Mr Smith is showing signs of more than forgetfulness. He’s doing some very strange things which at first, is amusing to Mark and Susan but soon becomes alarming and life threatening. They find out that he has early onset dementia. Dementia is now the biggest killer in our country and overtook cancer a few years previously.

A few more years go by Mrs Smith makes the difficult decision to put her husband into a facility which can better meet his needs. It has all become extremely stressful and it’s the best place for him.

Now all eyes are on Mrs Smith and everyone expects a certain path to unfold which culminates in Mr Smith passing away first. The problem is Mrs Smith’s health has suffered as she has had the burden of looking after Mr Smith for many years. It has taken its toll and now she has the stress of having to visit him in a care home. He’s forgotten who she is.

Mrs Smith passes away first. 

I’d like to press pause for a second here and explain some of the rules around paying for care. These rules have been in place since 1993 when Mrs Thatcher was in power. Many governments have tried and promised to tackle the care problem but the rules remain the same. There are 3 main rules which I want you to remember.

  1. The property disregard rule.

When Mr Smith went into care, Mrs Smith was still living in the property. This meant that the property was disregarded at this point and wasn’t included in his care assessment. 

  1. The first threshold of £23,250

When you are assessed for care and have more than £23,250 in your own name then you have to pay for your care in full. Care fees can be anywhere between £600 and £1500 a week depending on where you live.

  1. The lower threshold of £14,250

This is the amount that they can take your total assets down to before they stop and you get your care for free.

Ok so Mrs Smith has passed away, there are a few things that are going to happen. One of those things is that the Will is going to come out. If you have a Will i’d like you to go and get it please as we are going to press pause again, apologies as I realise we have only just resumed but this is important. We are looking for a word. A very dangerous word and the reason for the title of this download.  It is the word ABSOLUTELY. It is used when it mentions the passing of assets. On first death and on second death.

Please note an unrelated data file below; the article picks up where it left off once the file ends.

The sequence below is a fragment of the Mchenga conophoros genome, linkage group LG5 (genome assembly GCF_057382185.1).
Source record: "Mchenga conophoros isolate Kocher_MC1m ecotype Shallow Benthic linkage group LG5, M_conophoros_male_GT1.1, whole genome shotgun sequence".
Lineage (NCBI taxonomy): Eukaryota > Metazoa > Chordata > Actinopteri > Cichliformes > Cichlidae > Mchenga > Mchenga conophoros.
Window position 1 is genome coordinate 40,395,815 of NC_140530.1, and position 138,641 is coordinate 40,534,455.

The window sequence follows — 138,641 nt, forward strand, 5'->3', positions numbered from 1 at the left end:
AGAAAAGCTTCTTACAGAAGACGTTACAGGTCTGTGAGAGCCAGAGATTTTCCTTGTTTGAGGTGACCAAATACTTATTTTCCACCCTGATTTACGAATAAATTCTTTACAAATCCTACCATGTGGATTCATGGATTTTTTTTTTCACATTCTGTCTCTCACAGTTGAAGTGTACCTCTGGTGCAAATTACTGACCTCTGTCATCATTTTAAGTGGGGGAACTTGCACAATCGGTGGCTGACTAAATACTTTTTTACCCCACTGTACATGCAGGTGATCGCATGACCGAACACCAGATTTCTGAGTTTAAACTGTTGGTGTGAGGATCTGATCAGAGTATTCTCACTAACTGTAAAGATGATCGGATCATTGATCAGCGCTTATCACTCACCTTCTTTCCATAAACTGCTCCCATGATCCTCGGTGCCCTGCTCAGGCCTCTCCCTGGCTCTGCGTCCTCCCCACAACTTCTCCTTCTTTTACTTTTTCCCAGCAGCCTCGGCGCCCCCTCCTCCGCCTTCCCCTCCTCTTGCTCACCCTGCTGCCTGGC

What it means in this scenario is that Mrs Smith’s £20K that she has in her account is going to go straight to Mr Smith regardless of the situation he is in and the situation he is in isn’t the best situation to be in to receive large sums of money.

As it happens in this case the £20K is pretty much inconsequential compared to the fact that Mrs Smith’s name is to be taken off as joint owner of the house and the joint bank account leaving Mr Smith as sole owner of both. 

This leaves the Smiths children in the unfortunate position of watching as every month goes by that their father is in care, firstly the cash is reduced considerably and then the value of the house. Worse case scenario being he stays in care for that long that they get down to the lower threshold of £14,250 and Mark and Susan get just over £7K each when their father eventually passes away. 

There is another, 3rd scenario that a basic Mirror will and the word Absolutely doesn’t work well with either. This is very quick and happens on second death. Let’s bring Mr and Mrs Smith back to life and assume for this little story that they both pass away in their sleep within hours of each other. I think this is how we all envisage and would like our end to come.

The problem here is that Mark is in the middle of a divorce and Susan has taken a business risk and is going through a bankruptcy. According to the Basic Mirror Will The Smiths children are to inherit absolutely. This means they get £225K each regardless of the situation they are in.

Mark’s wife, he’s not divorced YET, gets half and Susan has to use £150K of it to pay the receivers. If only there was another way The Smiths could have set things up?

There are many unfortunate consequences of making a Basic Mirror Will. We never advise anyone who owns their own home to make one of these wills. There are other types of Wills that we would recommend and also other types of planning which prevent these types of things happening and which make sure your assets go where you want them to, regardless of what life throws at you. Get in touch to find out for free about what would be the right plan for you.